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The Church of England (CofE) has been undergoing a post-coronavirus exercise of church closures and consolidation.

Having been buoyed by Zoom worship in 2020 and 2021, Anglican bishops have decided to pull the plug on some of the world’s most beautiful churches, a source of community and comfort to those who worship in them.

Last week, Emma Thompson, not the actress, but a journalist and member of Save the Parish, wrote an article for The Telegraph about this dispiriting and destructive plan.

She rightly wonders whether England’s Anglican churches will still be there for her children. I share her view of the local church (emphases mine):

I love my rural village church. My vicar. My neighbours who attend. It’s local. It is, somehow, intrinsic. I love the Church of England and what it has brought to our constitution, language, law, architecture, art and music. Yet, unfortunately, I am increasingly worried that this great institution of our national life may not survive for my children’s old age.

At a time when the CofE could be offering comfort during a pandemic, it moved instead to championing political issues and the need to combat climate change. At the most senior levels of the Church, God has been sidelined.

In the last five months, three Anglican bishops have been received into the Roman Catholic Church. The latest is the former bishop of Rochester Michael Nazir-Ali, who, several years ago, was shortlisted to become the next Archbishop of Canterbury.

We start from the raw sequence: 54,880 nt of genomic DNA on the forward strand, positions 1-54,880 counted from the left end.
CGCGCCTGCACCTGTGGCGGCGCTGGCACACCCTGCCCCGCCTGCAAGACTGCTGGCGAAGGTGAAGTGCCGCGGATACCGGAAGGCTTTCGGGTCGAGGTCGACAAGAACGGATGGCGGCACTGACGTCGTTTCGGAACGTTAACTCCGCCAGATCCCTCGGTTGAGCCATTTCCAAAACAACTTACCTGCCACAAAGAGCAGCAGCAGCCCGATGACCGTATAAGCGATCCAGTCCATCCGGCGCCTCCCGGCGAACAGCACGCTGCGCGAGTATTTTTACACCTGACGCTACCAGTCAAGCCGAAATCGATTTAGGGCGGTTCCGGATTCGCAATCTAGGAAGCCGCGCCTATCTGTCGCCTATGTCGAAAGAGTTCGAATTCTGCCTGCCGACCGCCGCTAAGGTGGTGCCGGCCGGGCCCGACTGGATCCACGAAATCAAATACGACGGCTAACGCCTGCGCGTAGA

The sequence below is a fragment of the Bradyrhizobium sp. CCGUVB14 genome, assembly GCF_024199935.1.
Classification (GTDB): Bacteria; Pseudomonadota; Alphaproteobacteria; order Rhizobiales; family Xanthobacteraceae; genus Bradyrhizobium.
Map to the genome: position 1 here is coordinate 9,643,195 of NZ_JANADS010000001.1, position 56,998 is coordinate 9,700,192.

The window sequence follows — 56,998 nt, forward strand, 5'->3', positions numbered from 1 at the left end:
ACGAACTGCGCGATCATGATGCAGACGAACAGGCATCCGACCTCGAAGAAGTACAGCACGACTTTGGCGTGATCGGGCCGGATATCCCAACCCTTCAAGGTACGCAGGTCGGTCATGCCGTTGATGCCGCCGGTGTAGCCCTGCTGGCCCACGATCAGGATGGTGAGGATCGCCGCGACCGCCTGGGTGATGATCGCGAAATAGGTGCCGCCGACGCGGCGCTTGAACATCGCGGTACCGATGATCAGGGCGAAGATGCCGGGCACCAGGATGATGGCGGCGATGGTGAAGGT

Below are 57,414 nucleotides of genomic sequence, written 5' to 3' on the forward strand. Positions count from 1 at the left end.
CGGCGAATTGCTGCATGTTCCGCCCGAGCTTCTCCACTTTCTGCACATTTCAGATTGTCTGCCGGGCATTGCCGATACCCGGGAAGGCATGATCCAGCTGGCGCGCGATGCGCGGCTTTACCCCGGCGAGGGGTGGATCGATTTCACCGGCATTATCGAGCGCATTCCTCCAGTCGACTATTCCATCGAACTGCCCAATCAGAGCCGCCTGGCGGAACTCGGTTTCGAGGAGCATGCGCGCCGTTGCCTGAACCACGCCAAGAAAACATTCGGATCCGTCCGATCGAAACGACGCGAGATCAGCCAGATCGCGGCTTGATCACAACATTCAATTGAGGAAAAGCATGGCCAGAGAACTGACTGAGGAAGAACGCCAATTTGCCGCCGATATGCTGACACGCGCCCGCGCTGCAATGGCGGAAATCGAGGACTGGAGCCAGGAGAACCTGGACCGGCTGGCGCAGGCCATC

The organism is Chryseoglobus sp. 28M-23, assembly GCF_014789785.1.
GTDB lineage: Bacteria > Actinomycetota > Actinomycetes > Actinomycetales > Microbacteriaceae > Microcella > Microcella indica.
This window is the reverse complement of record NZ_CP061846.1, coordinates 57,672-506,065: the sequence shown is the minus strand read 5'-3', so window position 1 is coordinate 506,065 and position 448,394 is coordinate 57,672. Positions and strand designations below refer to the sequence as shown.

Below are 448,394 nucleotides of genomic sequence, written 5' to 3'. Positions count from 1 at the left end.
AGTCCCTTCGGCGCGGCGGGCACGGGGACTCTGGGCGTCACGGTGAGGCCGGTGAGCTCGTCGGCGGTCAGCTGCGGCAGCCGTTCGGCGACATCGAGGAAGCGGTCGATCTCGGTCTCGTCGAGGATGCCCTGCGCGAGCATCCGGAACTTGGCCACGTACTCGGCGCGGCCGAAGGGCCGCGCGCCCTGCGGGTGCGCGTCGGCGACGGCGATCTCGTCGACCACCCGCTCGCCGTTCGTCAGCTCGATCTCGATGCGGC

Thompson rightly points out that his crossing the Tiber should be a red alert to Anglican bishops:

The significance of Dr Nazir-Ali’s decision should not be lost on those at the top of the CofE.

Bishops, now all nominated by the same appointments secretary, appear to prefer groupthink to diversity of thought. If no room exists for Dr Nazir-Ali – a theologically erudite, spiritually committed man who challenged the CofE’s strategic direction – then it is clear that a form of cancel culture has invaded the Church. How strange if the concept of tough love – the idea that someone who cares enough to criticise might love you most – is not embraced by Christ’s followers. Without extraordinary people, the institution will sink.

The new CofE strategy involves the closure of the local church, to be replaced by the diocesan office. How will that provide pastoral care for thousands of churchgoers?

Thompson reminds us that being the Good Shepherd to the flock is still part of the ordination vows:

… ordination vows reference being the Good Shepherd. The parish, the contact point with people providing local pastoral care, must be the basic unit.

Absolutely.

What is happening to CofE churches is nothing short of alarming:

Various dioceses announced morale-shattering parish clergy cuts. The Archbishop of York proposed the “Myriad” scheme to create 10,000 new lay-led “house churches”. Leicester Diocese voted to consolidate 234 parishes into 20-25 huge groups, cutting local vicars.

This accompanies a third shift, the Church’s loss of respect for its buildings, our shared national heritage. A green paper, nicknamed the Church Closers’ Charter, has suggested empowering dioceses to dispossess vicars, close churches and sell parish-owned buildings more easily and quickly.

What are these bishops thinking? Thompson said that these decisions are being taken by a ‘cabal’ of 12 of them, deciding the future of the faithful, and not in a good way.

She says that the Methodist Church in England adopted a similar plan and is now a shadow of its former self.

In closing, she says that the only way to combat this is to give generously:

Some dioceses, by pledging not to cut parish clergy, have managed to increase giving. This shows that we need not despair.

Even so, this dire plan of the bishops is a dangerous path for an established (national) church to take. One can only pray that divine intervention thwarts it.

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